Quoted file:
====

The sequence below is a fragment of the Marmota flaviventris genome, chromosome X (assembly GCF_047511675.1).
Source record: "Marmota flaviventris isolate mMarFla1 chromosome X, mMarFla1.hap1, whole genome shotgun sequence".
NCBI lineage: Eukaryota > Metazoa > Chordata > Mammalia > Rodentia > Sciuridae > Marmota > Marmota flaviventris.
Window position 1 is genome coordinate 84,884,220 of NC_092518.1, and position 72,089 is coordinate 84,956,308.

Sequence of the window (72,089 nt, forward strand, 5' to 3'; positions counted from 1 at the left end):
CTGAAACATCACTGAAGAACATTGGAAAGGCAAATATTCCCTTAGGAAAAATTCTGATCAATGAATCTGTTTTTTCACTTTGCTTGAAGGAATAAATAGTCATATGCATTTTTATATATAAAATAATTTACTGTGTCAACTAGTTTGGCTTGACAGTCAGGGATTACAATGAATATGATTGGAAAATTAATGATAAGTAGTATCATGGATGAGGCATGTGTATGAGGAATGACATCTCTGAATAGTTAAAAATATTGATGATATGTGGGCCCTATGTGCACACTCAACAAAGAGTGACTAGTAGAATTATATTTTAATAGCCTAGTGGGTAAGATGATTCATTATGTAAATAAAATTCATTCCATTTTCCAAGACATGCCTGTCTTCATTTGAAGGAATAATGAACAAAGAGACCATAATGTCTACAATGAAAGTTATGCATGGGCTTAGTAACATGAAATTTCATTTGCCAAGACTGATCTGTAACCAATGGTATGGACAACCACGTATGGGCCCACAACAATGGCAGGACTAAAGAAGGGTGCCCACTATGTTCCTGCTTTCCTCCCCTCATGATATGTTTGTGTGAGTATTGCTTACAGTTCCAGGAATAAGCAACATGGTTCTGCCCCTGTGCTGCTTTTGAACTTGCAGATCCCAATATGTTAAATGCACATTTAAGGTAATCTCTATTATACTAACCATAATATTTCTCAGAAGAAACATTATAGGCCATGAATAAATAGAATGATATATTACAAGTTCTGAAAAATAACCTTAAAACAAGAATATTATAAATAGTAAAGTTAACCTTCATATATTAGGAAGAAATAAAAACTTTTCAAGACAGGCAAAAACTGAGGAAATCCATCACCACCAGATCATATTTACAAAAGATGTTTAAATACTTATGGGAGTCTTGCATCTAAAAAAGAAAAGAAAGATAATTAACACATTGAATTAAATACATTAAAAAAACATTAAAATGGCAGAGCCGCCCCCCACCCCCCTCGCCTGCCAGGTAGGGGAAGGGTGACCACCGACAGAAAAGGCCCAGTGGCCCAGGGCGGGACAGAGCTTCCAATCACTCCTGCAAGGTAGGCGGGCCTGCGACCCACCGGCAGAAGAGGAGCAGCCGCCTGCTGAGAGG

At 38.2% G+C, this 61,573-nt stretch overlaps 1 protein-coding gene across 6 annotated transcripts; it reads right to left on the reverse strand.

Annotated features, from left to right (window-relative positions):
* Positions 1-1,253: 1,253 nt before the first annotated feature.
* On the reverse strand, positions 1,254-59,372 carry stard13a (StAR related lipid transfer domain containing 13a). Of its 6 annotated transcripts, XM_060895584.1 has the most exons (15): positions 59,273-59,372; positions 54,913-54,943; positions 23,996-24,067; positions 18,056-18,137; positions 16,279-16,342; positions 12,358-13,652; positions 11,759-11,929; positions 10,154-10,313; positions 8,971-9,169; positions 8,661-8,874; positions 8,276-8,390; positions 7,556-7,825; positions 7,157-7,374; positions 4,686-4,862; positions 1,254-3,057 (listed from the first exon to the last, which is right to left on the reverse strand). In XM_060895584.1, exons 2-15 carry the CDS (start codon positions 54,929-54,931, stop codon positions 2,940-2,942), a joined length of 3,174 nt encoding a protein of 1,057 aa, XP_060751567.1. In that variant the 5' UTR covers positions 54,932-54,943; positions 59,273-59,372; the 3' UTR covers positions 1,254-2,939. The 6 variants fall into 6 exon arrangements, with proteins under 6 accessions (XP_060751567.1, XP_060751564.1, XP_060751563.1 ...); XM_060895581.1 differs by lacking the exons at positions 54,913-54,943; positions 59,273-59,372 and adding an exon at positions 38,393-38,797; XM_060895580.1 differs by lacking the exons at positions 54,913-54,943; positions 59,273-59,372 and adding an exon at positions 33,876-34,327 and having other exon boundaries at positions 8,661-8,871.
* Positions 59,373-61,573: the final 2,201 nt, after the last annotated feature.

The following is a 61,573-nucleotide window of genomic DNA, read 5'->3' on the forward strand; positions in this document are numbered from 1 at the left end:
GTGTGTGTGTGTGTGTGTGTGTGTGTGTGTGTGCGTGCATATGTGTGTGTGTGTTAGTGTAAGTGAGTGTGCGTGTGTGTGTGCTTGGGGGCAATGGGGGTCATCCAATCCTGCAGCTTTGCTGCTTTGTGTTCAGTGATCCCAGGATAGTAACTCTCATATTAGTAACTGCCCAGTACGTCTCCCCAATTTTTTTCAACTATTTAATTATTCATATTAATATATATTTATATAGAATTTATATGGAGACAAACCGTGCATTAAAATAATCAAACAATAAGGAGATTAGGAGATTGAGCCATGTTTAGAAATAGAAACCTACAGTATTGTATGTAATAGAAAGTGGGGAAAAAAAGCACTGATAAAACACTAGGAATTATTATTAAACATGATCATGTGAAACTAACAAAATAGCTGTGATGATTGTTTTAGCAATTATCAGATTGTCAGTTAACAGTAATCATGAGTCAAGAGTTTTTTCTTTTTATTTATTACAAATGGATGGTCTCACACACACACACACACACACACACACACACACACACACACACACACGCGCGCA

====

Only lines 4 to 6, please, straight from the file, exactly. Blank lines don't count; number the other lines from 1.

Window position 1 is genome coordinate 84,884,220 of NC_092518.1, and position 72,089 is coordinate 84,956,308.

Sequence of the window (72,089 nt, forward strand, 5' to 3'; positions counted from 1 at the left end):
CTGAAACATCACTGAAGAACATTGGAAAGGCAAATATTCCCTTAGGAAAAATTCTGATCAATGAATCTGTTTTTTCACTTTGCTTGAAGGAATAAATAGTCATATGCATTTTTATATATAAAATAATTTACTGTGTCAACTAGTTTGGCTTGACAGTCAGGGATTACAATGAATATGATTGGAAAATTAATGATAAGTAGTATCATGGATGAGGCATGTGTATGAGGAATGACATCTCTGAATAGTTAAAAATATTGATGATATGTGGGCCCTATGTGCACACTCAACAAAGAGTGACTAGTAGAATTATATTTTAATAGCCTAGTGGGTAAGATGATTCATTATGTAAATAAAATTCATTCCATTTTCCAAGACATGCCTGTCTTCATTTGAAGGAATAATGAACAAAGAGACCATAATGTCTACAATGAAAGTTATGCATGGGCTTAGTAACATGAAATTTCATTTGCCAAGACTGATCTGTAACCAATGGTATGGACAACCACGTATGGGCCCACAACAATGGCAGGACTAAAGAAGGGTGCCCACTATGTTCCTGCTTTCCTCCCCTCATGATATGTTTGTGTGAGTATTGCTTACAGTTCCAGGAATAAGCAACATGGTTCTGCCCCTGTGCTGCTTTTGAACTTGCAGATCCCAATATGTTAAATGCACATTTAAGGTAATCTCTATTATACTAACCATAATATTTCTCAGAAGAAACATTATAGGCCATGAATAAATAGAATGATATATTACAAGTTCTGAAAAATAACCTTAAAACAAGAATATTATAAATAGTAAAGTTAACCTTCATATATTAGGAAGAAATAAAAACTTTTCAAGACAGGCAAAAACTGAGGAAATCCATCACCACCAGATCATATTTACAAAAGATGTTTAAATACTTATGGGAGTCTTGCATCTAAAAAAGAAAAGAAAGATAATTAACACATTGAATTAAATACATTAAAAAAACATTAAAATGGCAGAGCCGCCCCCCACCCCCCTCGCCTGCCAGGTAGGGGAAGGGTGACCACCGACAGAAAAGGCCCAGTGGCCCAGGGCGGGACAGAGCTTCCAATCACTCCTGCAAGGTAGGCGGGCCTGCGACCCACCGGCAGAAGAGGAGCAGCCGCCTGCTGAGAGG